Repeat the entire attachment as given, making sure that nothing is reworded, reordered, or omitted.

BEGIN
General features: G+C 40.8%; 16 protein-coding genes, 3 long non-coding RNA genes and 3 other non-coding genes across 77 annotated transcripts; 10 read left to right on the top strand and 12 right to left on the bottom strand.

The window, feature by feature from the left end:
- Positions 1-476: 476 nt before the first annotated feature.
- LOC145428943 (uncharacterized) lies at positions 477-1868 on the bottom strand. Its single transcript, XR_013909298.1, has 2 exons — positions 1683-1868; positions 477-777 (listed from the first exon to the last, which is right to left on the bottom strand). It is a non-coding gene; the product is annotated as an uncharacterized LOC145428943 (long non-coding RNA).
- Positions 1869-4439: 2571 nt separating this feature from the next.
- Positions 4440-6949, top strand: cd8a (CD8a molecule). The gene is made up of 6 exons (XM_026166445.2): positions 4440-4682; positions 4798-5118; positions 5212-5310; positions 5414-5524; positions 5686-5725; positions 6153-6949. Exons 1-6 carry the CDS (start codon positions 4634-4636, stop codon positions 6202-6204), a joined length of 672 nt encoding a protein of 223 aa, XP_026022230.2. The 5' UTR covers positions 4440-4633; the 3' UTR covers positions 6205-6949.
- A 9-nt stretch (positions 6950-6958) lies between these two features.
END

General features: G+C 40.8%; 16 protein-coding genes, 3 long non-coding RNA genes and 3 other non-coding genes across 77 annotated transcripts; 10 read left to right on the top strand and 12 right to left on the bottom strand.

The window, feature by feature from the left end:
- Positions 1-476: 476 nt before the first annotated feature.
- LOC145428943 (uncharacterized) lies at positions 477-1868 on the bottom strand. Its single transcript, XR_013909298.1, has 2 exons — positions 1683-1868; positions 477-777 (listed from the first exon to the last, which is right to left on the bottom strand). It is a non-coding gene; the product is annotated as an uncharacterized LOC145428943 (long non-coding RNA).
- Positions 1869-4439: 2571 nt separating this feature from the next.
- Positions 4440-6949, top strand: cd8a (CD8a molecule). The gene is made up of 6 exons (XM_026166445.2): positions 4440-4682; positions 4798-5118; positions 5212-5310; positions 5414-5524; positions 5686-5725; positions 6153-6949. Exons 1-6 carry the CDS (start codon positions 4634-4636, stop codon positions 6202-6204), a joined length of 672 nt encoding a protein of 223 aa, XP_026022230.2. The 5' UTR covers positions 4440-4633; the 3' UTR covers positions 6205-6949.
- A 9-nt stretch (positions 6950-6958) lies between these two features.